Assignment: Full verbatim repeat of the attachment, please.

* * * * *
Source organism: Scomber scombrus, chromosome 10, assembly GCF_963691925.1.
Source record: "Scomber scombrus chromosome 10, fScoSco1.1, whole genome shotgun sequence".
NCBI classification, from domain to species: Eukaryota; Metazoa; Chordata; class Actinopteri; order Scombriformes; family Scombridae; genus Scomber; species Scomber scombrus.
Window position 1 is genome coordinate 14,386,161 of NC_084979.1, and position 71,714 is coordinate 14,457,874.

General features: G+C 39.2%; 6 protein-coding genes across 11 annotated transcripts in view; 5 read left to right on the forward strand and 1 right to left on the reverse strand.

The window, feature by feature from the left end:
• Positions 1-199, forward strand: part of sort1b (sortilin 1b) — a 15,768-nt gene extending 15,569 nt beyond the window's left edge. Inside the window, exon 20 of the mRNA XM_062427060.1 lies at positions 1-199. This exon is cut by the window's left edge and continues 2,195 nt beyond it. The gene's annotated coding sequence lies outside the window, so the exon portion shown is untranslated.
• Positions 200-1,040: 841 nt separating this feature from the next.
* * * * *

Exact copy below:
Source organism: Scomber scombrus, chromosome 10, assembly GCF_963691925.1.
Source record: "Scomber scombrus chromosome 10, fScoSco1.1, whole genome shotgun sequence".
NCBI classification, from domain to species: Eukaryota; Metazoa; Chordata; class Actinopteri; order Scombriformes; family Scombridae; genus Scomber; species Scomber scombrus.
Window position 1 is genome coordinate 14,386,161 of NC_084979.1, and position 71,714 is coordinate 14,457,874.

General features: G+C 39.2%; 6 protein-coding genes across 11 annotated transcripts in view; 5 read left to right on the forward strand and 1 right to left on the reverse strand.

The window, feature by feature from the left end:
• Positions 1-199, forward strand: part of sort1b (sortilin 1b) — a 15,768-nt gene extending 15,569 nt beyond the window's left edge. Inside the window, exon 20 of the mRNA XM_062427060.1 lies at positions 1-199. This exon is cut by the window's left edge and continues 2,195 nt beyond it. The gene's annotated coding sequence lies outside the window, so the exon portion shown is untranslated.
• Positions 200-1,040: 841 nt separating this feature from the next.